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Matthew Paul Turner and I became acquainted pretty soon after he published The Christian Culture Survival Guide (complete with a foreword from Stephen Baldwin) and I came out with Pocket Guide to the Apocalypse. Both books were published by Relevant. Both turned a snarky eye toward Christian culture. Both of us have receding hairlines.
Clearly we needed to become friends, so we did. He’s gone on to write several other books, including Churched: One Kid’s Journey Toward God Despite a Holy Mess and Hear No Evil: My Story of Innocence, Music, and the Holy Ghost.
We tackle different subjects with our blogging and writing, but he’s definitely a kindred spirit. I’m thrilled he agreed to write a “Voices of Doubt” post.
Okay, so my name is Matthew and I’m a doubter. (Shall we drink to that?)
The truth is, sometimes I think this whole “Christianity” thing feels like a bad
fairytale, like “She-Ra” without the sex appeal and a Pegasus. And other times, my
struggling belief that Jesus lives pulls me out of my own muck (and other people’s
For the longest time, existing amid that tension drove me nuts. Whenever I was
in a room surrounded by people — you know, friends, family, strangers, etc., who all
confess to completely understand the “Good News” (and I feel like I’m always in a
room like that) — doubt made me feel what I imagine Sarah Palin would feel in a room
full of political science professors: like an hors d’oeuvre.
And for a long time, I walked into those kinds of situations anticipating and even
fearing being eaten by the hungry mob of “certain” believers.
Last year, one of the pastors at my church asked Jessica and me to join the small
group they were starting at their house. My first response was a silent cringe,
mostly because I’d grown to hate being in small circles of people whose “faith
in God” was so thick you could cut it with a knife. But we joined, and upon
saying, “sure, why not?” I started sharpening my machete.
The first book that we planned to study was Francis Chan’s Forgotten God, a
relatively short title about the Holy Spirit, the one-third of the Trinity that Chan believes
the church has forgotten. On the first week, the group’s leader asked us to share
our initial feelings/thoughts about the Holy Spirit. After one of the other members
shared her faith-filled passion about God’s spirit, I decided to offer my opinion.
“To be honest, I’m fearful of this study,” I said, “Because all my life, I’ve heard a lot
of things said about the Holy Spirit. Crazy things. Hurtful things. Far-fetched things.
And I have a hard time believing that the Spirit of God has anything to do with a
large portion of what it receives credit for doing. I have a lot of doubt in regards to
the ‘working of the Holy Spirit.’ ”
After a brief awkward silence, the people in my small group affirmed my thoughts
with nods and comments. Nobody made me feel like an outsider or a “special cause”
that they needed to put on their prayer list. And that was uneasy at first. I expected
them to challenge my Christianity. A part of me wanted them to. But they didn’t. Not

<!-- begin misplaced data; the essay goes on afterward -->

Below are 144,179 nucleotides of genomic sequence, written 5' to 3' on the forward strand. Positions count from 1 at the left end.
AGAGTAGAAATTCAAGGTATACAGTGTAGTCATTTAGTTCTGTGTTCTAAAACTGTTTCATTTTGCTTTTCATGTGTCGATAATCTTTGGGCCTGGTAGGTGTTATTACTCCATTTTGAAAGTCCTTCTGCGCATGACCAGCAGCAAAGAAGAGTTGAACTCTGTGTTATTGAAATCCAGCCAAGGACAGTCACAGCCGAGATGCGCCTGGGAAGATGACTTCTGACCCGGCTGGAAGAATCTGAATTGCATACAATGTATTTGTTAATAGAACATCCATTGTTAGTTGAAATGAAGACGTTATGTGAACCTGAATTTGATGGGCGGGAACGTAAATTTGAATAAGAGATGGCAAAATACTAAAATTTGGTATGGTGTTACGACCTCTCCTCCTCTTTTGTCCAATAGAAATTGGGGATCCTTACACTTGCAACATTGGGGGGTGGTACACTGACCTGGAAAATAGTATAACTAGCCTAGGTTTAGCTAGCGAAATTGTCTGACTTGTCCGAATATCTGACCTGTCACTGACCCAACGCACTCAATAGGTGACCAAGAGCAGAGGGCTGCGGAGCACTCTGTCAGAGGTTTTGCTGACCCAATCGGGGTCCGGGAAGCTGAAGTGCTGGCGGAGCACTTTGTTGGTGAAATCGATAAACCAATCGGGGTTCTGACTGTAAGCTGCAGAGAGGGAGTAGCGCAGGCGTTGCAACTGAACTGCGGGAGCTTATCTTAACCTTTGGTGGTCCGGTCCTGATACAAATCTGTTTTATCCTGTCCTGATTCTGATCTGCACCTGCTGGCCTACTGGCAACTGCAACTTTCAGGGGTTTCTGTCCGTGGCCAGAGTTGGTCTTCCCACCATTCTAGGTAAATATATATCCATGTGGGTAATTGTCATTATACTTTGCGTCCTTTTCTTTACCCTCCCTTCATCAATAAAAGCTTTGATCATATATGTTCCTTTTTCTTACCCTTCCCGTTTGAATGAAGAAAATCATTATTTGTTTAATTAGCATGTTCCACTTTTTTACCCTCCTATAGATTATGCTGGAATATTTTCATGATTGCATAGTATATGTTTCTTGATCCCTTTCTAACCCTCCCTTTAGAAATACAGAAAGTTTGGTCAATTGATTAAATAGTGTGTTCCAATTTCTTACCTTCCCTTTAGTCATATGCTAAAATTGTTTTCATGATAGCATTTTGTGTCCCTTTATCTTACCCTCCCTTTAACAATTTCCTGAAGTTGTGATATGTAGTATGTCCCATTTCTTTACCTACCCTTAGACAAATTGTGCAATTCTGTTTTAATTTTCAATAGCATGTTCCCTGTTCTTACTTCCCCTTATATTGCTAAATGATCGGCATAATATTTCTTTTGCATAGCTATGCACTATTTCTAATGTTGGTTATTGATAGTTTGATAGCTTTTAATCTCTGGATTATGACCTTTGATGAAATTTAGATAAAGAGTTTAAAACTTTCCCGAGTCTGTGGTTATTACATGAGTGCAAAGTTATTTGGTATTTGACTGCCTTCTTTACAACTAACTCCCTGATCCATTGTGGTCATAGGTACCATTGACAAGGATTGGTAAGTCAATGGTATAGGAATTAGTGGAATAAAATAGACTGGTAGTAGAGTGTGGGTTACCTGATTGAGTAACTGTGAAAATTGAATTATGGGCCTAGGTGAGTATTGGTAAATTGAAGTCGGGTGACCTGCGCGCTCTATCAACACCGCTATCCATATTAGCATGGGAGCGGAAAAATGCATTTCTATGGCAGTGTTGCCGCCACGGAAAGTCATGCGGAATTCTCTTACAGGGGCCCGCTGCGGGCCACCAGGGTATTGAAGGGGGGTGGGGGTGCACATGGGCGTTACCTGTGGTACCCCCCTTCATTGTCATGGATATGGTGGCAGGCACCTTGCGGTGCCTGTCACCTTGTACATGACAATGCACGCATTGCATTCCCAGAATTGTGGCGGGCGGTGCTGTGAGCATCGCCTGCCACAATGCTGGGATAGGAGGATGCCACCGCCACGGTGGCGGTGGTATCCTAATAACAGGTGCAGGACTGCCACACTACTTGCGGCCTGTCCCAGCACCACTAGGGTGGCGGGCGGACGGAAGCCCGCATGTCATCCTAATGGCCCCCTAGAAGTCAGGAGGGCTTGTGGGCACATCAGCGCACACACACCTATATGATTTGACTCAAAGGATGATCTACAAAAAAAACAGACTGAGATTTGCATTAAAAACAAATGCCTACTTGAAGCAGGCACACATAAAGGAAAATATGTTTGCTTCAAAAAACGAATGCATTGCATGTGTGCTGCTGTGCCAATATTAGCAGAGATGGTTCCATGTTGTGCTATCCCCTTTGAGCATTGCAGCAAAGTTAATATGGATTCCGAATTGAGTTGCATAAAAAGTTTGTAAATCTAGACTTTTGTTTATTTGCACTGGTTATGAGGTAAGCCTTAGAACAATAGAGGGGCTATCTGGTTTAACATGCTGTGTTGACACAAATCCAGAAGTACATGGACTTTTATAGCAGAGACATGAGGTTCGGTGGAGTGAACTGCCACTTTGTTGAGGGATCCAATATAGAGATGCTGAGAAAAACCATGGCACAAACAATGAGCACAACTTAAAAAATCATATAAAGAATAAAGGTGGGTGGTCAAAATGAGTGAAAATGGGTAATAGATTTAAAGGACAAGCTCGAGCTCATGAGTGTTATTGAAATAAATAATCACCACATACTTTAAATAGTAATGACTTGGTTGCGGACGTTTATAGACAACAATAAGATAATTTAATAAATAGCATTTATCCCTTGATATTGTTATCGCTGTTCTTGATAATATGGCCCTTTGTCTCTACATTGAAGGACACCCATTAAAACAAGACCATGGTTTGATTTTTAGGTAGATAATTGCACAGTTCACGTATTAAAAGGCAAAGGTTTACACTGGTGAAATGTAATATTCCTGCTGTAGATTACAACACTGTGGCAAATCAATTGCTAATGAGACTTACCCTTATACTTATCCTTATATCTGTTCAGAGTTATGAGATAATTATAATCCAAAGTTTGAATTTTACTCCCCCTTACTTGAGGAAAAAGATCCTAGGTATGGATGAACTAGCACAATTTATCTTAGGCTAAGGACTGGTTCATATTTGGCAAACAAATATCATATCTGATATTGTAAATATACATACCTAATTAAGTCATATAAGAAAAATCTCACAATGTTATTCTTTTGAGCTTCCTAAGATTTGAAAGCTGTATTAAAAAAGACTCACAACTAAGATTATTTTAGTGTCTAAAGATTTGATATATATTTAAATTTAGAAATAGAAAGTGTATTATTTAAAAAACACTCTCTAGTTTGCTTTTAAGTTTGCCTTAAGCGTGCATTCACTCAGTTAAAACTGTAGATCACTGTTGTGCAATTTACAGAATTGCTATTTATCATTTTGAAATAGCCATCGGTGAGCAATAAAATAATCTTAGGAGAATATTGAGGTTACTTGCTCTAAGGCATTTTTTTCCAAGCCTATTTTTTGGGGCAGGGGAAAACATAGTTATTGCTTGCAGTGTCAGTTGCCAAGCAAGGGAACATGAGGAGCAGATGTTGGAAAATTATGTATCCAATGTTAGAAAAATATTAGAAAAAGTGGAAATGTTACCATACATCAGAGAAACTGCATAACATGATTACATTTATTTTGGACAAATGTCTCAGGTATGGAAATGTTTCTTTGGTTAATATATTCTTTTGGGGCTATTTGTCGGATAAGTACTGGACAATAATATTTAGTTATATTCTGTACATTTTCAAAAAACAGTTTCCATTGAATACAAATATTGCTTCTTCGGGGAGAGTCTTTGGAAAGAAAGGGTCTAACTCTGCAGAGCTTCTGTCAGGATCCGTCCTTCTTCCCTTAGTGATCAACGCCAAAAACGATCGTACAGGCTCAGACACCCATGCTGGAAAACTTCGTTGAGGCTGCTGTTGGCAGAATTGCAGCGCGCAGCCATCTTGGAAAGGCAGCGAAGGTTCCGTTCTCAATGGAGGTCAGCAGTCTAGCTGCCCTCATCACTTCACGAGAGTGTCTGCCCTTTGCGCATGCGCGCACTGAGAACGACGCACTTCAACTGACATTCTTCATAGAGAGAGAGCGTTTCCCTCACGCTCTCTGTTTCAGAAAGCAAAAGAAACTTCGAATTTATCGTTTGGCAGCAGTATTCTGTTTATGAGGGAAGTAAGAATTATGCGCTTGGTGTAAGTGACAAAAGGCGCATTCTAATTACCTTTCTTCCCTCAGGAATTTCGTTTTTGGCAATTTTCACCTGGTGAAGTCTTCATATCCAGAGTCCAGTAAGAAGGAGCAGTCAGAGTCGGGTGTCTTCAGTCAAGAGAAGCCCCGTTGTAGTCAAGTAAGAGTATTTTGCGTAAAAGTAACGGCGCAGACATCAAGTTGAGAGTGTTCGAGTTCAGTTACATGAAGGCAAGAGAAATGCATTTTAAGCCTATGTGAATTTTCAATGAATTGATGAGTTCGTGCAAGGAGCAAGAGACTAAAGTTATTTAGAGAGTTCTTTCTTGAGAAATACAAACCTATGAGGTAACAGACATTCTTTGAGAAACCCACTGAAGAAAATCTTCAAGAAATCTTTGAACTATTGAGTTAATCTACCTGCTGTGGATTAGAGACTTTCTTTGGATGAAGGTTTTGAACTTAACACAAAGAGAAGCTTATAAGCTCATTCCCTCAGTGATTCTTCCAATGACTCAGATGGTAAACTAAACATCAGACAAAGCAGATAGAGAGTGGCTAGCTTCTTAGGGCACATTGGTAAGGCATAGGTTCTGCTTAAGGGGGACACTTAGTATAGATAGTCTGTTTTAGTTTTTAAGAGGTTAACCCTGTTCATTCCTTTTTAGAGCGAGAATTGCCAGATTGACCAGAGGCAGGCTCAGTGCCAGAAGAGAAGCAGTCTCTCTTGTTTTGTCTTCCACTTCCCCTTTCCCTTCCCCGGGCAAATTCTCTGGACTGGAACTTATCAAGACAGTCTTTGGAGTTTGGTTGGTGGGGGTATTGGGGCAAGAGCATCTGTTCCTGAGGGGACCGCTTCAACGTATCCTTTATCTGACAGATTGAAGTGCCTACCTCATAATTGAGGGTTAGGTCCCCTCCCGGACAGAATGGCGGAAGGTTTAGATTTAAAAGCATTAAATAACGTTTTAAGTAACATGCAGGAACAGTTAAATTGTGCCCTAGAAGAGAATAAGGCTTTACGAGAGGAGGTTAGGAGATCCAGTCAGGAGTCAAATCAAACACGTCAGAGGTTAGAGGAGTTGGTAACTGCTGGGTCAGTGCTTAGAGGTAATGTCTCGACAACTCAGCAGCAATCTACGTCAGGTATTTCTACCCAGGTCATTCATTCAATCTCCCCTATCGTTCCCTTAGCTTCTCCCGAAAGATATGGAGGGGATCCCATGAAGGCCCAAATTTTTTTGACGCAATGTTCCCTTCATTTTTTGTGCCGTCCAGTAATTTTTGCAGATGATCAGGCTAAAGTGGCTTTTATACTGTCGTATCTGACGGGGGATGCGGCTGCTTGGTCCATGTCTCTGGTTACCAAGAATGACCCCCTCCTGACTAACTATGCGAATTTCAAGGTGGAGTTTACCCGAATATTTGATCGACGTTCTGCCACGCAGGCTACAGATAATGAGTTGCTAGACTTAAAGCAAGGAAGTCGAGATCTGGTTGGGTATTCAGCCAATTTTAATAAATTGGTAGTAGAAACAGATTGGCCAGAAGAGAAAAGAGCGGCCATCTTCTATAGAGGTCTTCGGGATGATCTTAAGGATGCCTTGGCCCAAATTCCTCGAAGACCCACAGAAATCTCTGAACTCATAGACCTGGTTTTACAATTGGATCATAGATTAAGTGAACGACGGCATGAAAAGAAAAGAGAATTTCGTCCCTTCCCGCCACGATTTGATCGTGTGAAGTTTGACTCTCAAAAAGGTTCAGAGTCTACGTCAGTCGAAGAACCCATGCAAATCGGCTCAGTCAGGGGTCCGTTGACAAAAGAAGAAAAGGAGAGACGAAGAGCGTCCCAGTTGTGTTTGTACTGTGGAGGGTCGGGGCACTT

once. Each of them accepted me as an equal, as somebody whose story offered value
and insight to the topic of discussion.
Over the course of the next few weeks as we talked about God’s Spirit, I became
more and more comfortable letting people “see” my doubt, questions, and spiritual baggage.
The hardest part for me was keeping quiet when somebody else in the small
group engaged the discussion with certainty. I think that’s difficult for many of
us who doubt. We become so used to our questions and ideas being ill-received
that we often enter discussions about God expecting/assuming that we’ll be
challenged or segregated or labeled.
On numerous occasions, I’ve allowed my doubt
and skepticism about the things of God to morph into closed-minded cynicism,
somebody only interested in poking holes in other people’s beliefs. On several
occasions, some of things that members of my small group said about the Holy
Spirit caused me to write punch lines in my head. On a couple of occasions, those
punch lines were said aloud. And people laughed.
Other times, I was tempted to
speak up in the middle of somebody sharing their own story because I believed
that I had a story that would challenge that person’s belief or disprove it or offer
a reason as to why they should doubt too. And on one occasion, I’m ashamed to
admit that I did that; I pounced on somebody else’s belief like a bobcat on a rabbit.
I’ve had to learn how to engage faith as doubter. It’s not easy. I’m not used to being
accepted. I’m used to feeling like a vampire, lonely and somewhat evil.
But I’m learning to remember that, just like a person’s strong belief can cause
their faith to be rigid and judgmental and come holding a sword, my doubt can
sometimes cause my faith to be cocky and unmerciful and bearing a machete.
And a scenario like that helps no one; of that I am certain.
Previous posts in the “Voices of Doubt” series…
• Sally Lloyd-Jones: Where Did You Put Your Faith?
• Chad Gibbs: When It Doesn’t Seem Fair
• Leeana Tankersley: The Swirling Waters
• Robert Cargill: The Skeptic in the Sanctuary
• Dana Ellis: Haunted by Questions
• Rachel Held Evans on Works-Based Salvation
• Winn Collier: Doubt Better
• Tyler Clark on Losing Fear, Losing Faith
• Rob Stennett on the Genesis of Doubt
• Adam Ellis on Hoping That It’s True
• Nicole Wick on Breaking Up with God
• Anna Broadway on Doubt and Marriage